Good news Monday starts with this from the Economist, a beacon of objectivity (reformatted for clarity):

a steady stream of better-than-expected data has left analysts scrambling to lift their forecasts.

    • New orders for manufacturing firms reached their highest in nine months in July.
    • Retail sales were perky last month, too, with consumers splurging on everything from restaurant meals to online shopping and clothing to sporting goods.
    • The construction industry has also been buoyant, supported by a rebound in homebuilding.
    • the labour market… has remained hot, making it relatively easy for people to find work at decent wages.
    • The total number of jobs in America has been growing faster than the working-age population, helping to keep the unemployment rate at 3.5%, just shy of a five-decade low.

Oh, and those naysayers, remember they are the ones who’ve been doomsaying a recession is imminent…for more than two years.

“Eventually” that may happen – and “eventually” my granddaughter may have grandkids…

Oh, and our economy has far outperformed the rest of the developed world over the last few years.

One measure of a country is how it cares for the less fortunate…thanks to recent changes in Medicaid thousands of homeless people are now getting primary care, which is:

A) the right thing to do and

B) saves a boatload of dollars as these homeless folks are far less likely to go to the ER which costs a shipload more than getting basic primary care.

What does this mean for you?

Don’t get caught up in all the negativity…workers are doing better and better, jobs are plentiful, we are improving the lives of the less fortunate…and the US is leading the world.


Awful news Friday

I wrote the post below 4 years ago…and I’m heartbroken that it’s truer now than it was back then.

Our daughter went to school near Lewiston…I’m heartened that she graduated years ago and guilt-ridden that other parents and family are terrified their kids and family members may be the next victims.

It’s easy – and completely wrong – to say it’s all random.  It isn’t.

At all.

The epidemic of death by firearm is uniquely American.

Take responsibility.

  • Demand red flag warnings.
  • Demand assault weapon bans
  • Demand universal background checks. 

Or accept the blame.

Guns and public health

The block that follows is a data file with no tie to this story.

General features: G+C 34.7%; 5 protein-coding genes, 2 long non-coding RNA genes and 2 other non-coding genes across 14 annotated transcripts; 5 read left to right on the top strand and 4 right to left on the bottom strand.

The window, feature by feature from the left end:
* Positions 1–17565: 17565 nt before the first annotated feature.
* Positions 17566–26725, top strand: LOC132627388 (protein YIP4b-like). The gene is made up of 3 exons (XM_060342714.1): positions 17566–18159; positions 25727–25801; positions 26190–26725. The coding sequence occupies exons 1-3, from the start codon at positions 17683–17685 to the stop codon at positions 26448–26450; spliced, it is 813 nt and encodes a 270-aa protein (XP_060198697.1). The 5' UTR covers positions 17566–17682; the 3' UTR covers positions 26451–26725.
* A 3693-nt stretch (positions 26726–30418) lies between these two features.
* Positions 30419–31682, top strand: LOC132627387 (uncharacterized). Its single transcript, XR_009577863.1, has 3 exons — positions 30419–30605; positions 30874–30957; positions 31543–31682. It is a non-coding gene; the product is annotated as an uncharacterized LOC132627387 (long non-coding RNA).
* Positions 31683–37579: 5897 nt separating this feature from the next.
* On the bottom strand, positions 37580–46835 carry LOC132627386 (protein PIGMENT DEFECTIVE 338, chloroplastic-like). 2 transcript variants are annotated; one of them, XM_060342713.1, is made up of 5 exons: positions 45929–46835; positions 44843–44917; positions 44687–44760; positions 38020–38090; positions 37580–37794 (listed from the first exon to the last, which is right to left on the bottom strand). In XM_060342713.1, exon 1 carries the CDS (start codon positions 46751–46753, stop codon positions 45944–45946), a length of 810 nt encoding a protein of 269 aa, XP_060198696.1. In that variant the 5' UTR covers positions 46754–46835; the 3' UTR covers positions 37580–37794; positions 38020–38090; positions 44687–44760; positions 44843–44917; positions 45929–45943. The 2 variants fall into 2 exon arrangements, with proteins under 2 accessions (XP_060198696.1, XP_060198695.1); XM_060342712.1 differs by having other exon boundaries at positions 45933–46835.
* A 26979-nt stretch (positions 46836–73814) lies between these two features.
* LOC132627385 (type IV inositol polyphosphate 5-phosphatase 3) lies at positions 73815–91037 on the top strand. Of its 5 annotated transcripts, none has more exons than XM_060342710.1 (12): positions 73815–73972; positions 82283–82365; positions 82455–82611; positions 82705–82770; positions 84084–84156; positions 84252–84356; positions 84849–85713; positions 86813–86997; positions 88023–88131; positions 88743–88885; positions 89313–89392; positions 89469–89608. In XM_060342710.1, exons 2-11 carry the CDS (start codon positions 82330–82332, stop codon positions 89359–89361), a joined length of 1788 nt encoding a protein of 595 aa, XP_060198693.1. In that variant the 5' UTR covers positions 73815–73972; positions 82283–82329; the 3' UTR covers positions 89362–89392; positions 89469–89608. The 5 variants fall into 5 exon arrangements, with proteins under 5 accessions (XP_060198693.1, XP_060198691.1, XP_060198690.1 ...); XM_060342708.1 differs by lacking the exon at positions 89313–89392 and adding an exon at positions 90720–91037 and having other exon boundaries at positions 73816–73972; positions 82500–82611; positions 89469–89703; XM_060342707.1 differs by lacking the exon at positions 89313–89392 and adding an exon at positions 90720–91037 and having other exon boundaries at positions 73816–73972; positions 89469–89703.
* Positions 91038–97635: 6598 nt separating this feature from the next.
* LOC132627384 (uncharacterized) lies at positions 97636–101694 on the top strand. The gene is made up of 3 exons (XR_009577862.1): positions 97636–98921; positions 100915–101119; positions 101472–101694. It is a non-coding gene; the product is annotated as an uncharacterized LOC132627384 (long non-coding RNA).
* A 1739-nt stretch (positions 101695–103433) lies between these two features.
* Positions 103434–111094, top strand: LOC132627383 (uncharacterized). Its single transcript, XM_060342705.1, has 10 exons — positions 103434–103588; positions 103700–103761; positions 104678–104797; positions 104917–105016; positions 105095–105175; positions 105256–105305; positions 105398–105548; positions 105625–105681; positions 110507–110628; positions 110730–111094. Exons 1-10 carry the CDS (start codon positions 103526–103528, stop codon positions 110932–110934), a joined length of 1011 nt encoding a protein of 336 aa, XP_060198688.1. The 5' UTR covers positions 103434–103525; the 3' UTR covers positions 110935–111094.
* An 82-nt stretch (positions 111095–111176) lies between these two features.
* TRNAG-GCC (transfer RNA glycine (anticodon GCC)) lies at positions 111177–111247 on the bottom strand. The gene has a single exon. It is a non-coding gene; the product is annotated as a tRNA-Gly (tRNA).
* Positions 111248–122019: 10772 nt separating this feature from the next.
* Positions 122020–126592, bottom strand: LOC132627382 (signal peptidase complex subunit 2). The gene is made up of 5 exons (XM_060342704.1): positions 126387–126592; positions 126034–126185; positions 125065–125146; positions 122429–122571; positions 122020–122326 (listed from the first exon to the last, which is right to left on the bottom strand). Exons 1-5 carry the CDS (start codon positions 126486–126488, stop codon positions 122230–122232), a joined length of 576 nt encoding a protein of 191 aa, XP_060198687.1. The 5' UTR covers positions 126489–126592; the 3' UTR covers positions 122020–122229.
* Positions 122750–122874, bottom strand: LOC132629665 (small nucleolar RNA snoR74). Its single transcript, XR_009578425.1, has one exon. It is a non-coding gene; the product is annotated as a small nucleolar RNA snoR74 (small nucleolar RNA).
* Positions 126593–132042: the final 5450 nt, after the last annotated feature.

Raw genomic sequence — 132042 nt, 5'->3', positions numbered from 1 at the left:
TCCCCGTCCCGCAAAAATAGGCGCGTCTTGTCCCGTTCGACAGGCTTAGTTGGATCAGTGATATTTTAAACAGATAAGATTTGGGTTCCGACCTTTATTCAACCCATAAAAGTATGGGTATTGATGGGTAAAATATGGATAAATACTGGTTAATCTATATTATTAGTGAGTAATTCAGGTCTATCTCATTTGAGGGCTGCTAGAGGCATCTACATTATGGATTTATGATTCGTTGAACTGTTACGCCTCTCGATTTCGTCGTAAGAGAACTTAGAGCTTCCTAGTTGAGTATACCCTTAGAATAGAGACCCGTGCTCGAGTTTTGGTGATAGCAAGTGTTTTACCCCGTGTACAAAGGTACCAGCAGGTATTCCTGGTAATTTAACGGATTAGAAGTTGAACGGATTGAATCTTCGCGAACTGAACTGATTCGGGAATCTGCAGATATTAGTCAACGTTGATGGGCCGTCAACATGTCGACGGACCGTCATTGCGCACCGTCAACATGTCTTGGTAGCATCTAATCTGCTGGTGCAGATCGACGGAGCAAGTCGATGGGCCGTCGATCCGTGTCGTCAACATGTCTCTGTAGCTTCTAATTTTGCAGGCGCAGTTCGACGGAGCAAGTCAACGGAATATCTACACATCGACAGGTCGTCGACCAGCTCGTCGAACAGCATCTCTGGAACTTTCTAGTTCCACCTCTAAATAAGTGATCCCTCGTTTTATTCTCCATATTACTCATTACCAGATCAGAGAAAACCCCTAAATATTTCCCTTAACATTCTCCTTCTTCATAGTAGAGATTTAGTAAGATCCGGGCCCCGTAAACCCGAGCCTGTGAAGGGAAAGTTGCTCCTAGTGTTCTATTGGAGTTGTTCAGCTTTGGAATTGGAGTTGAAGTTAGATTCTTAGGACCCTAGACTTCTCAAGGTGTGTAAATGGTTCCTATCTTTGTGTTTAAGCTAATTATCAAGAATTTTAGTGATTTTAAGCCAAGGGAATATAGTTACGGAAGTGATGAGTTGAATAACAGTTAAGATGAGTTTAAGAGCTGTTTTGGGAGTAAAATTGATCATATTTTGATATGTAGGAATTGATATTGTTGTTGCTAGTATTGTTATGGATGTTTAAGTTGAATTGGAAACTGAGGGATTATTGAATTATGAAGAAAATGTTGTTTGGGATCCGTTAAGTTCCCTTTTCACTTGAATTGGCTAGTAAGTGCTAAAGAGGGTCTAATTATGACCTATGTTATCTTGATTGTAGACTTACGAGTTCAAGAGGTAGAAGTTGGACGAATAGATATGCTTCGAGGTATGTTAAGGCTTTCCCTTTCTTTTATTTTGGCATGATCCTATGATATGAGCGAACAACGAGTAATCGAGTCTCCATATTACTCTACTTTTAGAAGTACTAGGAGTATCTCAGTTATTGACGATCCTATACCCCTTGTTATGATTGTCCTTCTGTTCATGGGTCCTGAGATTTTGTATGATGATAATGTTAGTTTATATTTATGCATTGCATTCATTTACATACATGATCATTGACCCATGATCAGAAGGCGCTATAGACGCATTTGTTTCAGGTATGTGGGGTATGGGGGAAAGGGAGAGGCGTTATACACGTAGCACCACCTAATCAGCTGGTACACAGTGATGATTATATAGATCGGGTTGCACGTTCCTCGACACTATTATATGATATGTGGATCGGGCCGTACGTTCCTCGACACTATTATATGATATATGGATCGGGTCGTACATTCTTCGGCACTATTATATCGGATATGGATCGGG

Guns are a major public health and safety problem. Guns are associated with tens of thousands of deaths every year, most preventable.

And we Americans are among the world leaders in death via firearm.

Before you make any assumptions – I own guns. I hunt – although I’m a pretty poor hunter.

My dad taught me to shoot, and handle firearms, and gun safety. Among the guns I own are his service rifle – a 1903 Springfield – from WW2 and the revolver he carried while flying in B-17s over Europe. They mean a lot to me, and one day I’ll pass them down to my kids.

A couple key factoids that are worth considering.

  1.  Most Americans – and most Republicans – want background checks and “red flag” laws.  And most Americans want stricter control of gun sales in general.

2. Firearms are used to commit far more suicides than homicides.

3.  People who attempt suicide with a gun are much more likely to die than those who use other means.

4. There’s a strong correlation between higher rates of gun ownership and higher suicide rates.

5.  Lastly, every day 65 people use guns to kill themselves.

Guns are a major public health concern, yet no other public health menace gets the same public support.  As a gun owner, I’m deeply troubled by the willingness of some to advocate positions that will get more guns into more hands – which will lead to more unnecessary tragedies.

What does this mean for you?

The data is clear – people want stricter gun laws – and for very good reason


COVID vaccines’ impact on newborns

If pregnant moms are vaccinated their babies were less likely to die, get very sick, or end up in the NICU (neonatal ICU) than unvaccinated mom’s babies…

That’s the findings from a very large Canadian study just published.

But wait…there’s more!

during their first 6 months (longer durations were not part of this initial study) babies from vaccinated moms were much less likely to get COVID than babies from unvaccinated mothers.

And, there was NO evidence that babies may have been adversely affected by the vaccinequoting one of the researchers:

The study “provides further reassurance on the safety of maternal mRNA COVID-19 vaccination during all trimesters of pregnancy for newborns and infants,”

Details on the study are here.

Maternal Covid-19 vaccination offers infants immunity for up to 6 months


What does this mean for you?

Yes, there are some potential limitations, but this is yet more evidence that vaccinations save lives.

If you want to challenge the study, provide credible citations to support your statements.  Anything from Robert Kennedy does not meet that standard.


Yay North Carolina!

The Tar Heel State is the latest to expand access to Medicaid, a move that will drastically improve the health of 600,000 (!!!) North Carolinians and financial stability of dozens of hospitals and hundreds of other care providers.